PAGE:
Understanding the Swiss-US Privacy Shield: A Framework for Data Exchange

Understanding the Swiss-US Privacy Shield: A Framework for Data Exchange
Photo by Daniel Cox / Unsplash

In the digital age, the transfer of personal data across international borders has become a common occurrence. To ensure that these transfers are carried out in a way that respects individual privacy rights, several international frameworks have been established. One such framework is the Swiss-US Privacy Shield.

What is the Swiss-US Privacy Shield?

The Swiss-US Privacy Shield is a framework designed to regulate the exchange of personal data for commercial purposes between Switzerland and the United States. Similar to the EU-US Privacy Shield, it provides Swiss companies with a mechanism to comply with Swiss data protection requirements when transferring personal data from Switzerland to the United States.

The Swiss Federal Council approved the Swiss-US Privacy Shield on January 11, 2017, and it replaced the former Swiss-US Safe Harbor agreement.

Key Principles of the Swiss-US Privacy Shield

The Swiss-US Privacy Shield is based on a set of principles that participating US companies must adhere to. These principles include:

  • Notice: Companies must inform individuals about the type of data collected, the purpose of data collection, the type of third parties to which they disclose the data, and the choices and means the organization offers individuals for limiting the use and disclosure of their personal data.
  • Choice: Companies must give individuals the opportunity to opt out of the disclosure of their personal data to a third party or the use of their personal data for a purpose that is materially different from the purpose for which it was originally collected or subsequently authorized by the individual.
  • Accountability for Onward Transfer: Companies must apply the Notice and Choice principles when they transfer personal data to a third party. They are also required to ensure that the third party provides at least the same level of privacy protection as the Swiss-US Privacy Shield principles require.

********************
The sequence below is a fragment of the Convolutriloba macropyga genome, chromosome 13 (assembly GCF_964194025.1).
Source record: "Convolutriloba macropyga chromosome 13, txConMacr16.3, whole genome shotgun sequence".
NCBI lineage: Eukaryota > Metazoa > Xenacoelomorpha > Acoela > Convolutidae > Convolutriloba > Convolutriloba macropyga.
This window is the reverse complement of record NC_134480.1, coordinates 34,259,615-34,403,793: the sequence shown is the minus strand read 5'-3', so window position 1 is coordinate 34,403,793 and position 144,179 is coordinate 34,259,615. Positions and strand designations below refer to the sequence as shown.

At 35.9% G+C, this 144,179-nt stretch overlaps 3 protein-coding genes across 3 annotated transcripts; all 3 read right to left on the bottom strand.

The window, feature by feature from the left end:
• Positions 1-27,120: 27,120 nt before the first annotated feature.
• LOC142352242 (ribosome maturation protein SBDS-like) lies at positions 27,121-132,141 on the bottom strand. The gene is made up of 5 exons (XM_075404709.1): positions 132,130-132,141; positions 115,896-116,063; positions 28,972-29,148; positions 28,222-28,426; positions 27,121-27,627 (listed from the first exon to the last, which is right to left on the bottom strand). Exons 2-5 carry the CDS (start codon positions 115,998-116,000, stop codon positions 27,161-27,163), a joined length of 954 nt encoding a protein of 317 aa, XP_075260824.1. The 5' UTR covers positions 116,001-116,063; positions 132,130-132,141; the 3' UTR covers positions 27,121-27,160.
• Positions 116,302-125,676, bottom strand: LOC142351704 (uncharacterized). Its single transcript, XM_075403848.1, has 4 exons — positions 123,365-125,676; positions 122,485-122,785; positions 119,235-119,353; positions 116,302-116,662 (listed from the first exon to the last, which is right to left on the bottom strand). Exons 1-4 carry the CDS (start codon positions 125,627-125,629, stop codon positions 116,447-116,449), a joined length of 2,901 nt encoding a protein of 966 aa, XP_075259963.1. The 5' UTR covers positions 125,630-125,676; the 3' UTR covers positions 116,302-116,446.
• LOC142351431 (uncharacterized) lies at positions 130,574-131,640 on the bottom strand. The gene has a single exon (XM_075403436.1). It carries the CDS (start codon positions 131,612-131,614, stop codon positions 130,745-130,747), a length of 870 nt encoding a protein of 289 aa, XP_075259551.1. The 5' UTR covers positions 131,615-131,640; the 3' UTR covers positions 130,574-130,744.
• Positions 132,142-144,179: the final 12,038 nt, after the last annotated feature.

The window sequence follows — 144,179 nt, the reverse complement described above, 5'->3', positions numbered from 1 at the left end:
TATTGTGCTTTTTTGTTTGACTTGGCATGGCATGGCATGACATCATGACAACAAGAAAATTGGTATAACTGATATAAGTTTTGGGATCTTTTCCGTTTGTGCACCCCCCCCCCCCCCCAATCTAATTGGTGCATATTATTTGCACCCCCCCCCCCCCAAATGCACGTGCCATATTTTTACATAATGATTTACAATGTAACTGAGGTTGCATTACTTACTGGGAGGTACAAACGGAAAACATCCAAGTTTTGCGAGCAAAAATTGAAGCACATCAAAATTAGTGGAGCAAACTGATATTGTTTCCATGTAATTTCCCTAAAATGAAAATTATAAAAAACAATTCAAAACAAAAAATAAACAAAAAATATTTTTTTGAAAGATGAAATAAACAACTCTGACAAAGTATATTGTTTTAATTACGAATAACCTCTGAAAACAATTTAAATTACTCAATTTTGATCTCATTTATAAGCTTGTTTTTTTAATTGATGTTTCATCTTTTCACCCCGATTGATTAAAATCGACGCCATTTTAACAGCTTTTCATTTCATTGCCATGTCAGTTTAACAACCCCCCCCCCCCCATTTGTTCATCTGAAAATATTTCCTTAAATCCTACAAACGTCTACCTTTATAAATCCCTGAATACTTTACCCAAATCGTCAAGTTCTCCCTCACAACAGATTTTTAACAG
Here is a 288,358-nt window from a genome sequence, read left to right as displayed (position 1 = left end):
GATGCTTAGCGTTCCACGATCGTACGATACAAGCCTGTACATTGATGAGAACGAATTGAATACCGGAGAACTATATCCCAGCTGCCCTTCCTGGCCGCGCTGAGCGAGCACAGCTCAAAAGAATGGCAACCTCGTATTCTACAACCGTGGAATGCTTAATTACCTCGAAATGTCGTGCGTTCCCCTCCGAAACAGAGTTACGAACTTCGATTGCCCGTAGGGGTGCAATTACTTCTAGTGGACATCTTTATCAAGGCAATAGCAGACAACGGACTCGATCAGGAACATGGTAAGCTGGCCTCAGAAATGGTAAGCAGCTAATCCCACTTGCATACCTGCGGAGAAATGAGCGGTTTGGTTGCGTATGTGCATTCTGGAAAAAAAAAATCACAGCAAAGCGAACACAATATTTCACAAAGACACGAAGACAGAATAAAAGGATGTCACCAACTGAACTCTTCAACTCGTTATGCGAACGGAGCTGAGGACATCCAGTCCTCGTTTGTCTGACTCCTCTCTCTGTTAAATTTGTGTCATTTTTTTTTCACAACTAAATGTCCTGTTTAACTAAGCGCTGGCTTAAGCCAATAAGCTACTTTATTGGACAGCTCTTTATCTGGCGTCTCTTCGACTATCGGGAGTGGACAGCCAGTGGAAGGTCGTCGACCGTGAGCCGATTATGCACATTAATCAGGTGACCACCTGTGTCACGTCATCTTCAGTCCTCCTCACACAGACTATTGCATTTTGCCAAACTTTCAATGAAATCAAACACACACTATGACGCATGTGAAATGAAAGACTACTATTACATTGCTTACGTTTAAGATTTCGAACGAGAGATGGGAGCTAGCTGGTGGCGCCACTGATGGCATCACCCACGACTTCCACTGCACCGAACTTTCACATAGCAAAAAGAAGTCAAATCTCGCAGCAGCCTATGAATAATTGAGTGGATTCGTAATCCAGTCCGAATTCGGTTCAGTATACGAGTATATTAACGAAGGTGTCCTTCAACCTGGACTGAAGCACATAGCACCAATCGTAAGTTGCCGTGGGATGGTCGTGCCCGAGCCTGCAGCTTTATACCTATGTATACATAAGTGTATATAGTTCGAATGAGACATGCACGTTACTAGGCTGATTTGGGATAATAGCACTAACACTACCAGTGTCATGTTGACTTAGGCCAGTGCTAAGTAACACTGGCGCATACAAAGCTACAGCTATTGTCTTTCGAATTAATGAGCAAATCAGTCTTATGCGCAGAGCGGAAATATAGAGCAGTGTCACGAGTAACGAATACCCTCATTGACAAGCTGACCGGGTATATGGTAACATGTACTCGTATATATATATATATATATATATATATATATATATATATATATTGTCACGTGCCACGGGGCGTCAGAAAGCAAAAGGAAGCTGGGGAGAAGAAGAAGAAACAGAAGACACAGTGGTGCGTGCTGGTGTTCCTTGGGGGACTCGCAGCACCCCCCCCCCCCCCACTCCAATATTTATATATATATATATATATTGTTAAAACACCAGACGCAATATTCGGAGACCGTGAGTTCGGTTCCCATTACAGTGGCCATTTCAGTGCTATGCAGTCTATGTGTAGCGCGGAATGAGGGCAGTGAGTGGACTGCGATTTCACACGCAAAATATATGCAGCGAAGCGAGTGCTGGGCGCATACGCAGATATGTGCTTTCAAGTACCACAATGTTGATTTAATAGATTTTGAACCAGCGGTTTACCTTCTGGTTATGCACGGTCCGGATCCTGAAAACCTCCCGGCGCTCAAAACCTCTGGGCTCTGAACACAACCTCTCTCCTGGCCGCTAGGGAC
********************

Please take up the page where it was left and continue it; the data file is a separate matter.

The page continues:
• Security: Companies must take reasonable and appropriate measures to protect personal data from loss, misuse, and unauthorized access, disclosure, alteration, and destruction.
  • Data Integrity and Purpose Limitation: Personal data must be relevant for the purposes for which it is to be used. Companies should take reasonable steps to ensure that data is reliable for its intended use, accurate, complete, and current.
  • Access: Individuals must have access to personal data about them that a company holds and be able to correct, amend, or delete that information where it is inaccurate, or has been processed in violation of the principles, except where the burden or expense of providing access would be disproportionate to the risks to the individual’s privacy, or where the rights of persons other than the individual would be violated.
  • Recourse, Enforcement, and Liability: Companies must provide robust mechanisms for ensuring compliance with the other principles and recourse for individuals who are affected by non-compliance. This includes a requirement to provide independent dispute resolution, and to remedy problems arising out of failure to comply with the principles.

Compliance with the Swiss-US Privacy Shield

To comply with the Swiss-US Privacy Shield, a US company must self-certify annually to the Department of Commerce that it agrees to adhere to the Privacy Shield’s requirements. The company must also publicly declare that it commits to comply with the framework, publicly disclose its privacy policies, and fully implement them.


The Swiss-US Privacy Shield plays a crucial role in enabling the lawful transfer of personal data from Switzerland to the United States, providing essential protections for the privacy rights of individuals. As with any data protection framework, compliance requires a thorough understanding of the principles and a commitment to implementing them fully.

Please note that this article is intended to provide a general overview of the Swiss-US Privacy Shield and does not constitute legal advice. For detailed guidance on compliance with the Swiss-US Privacy Shield, please consult a data protection law expert.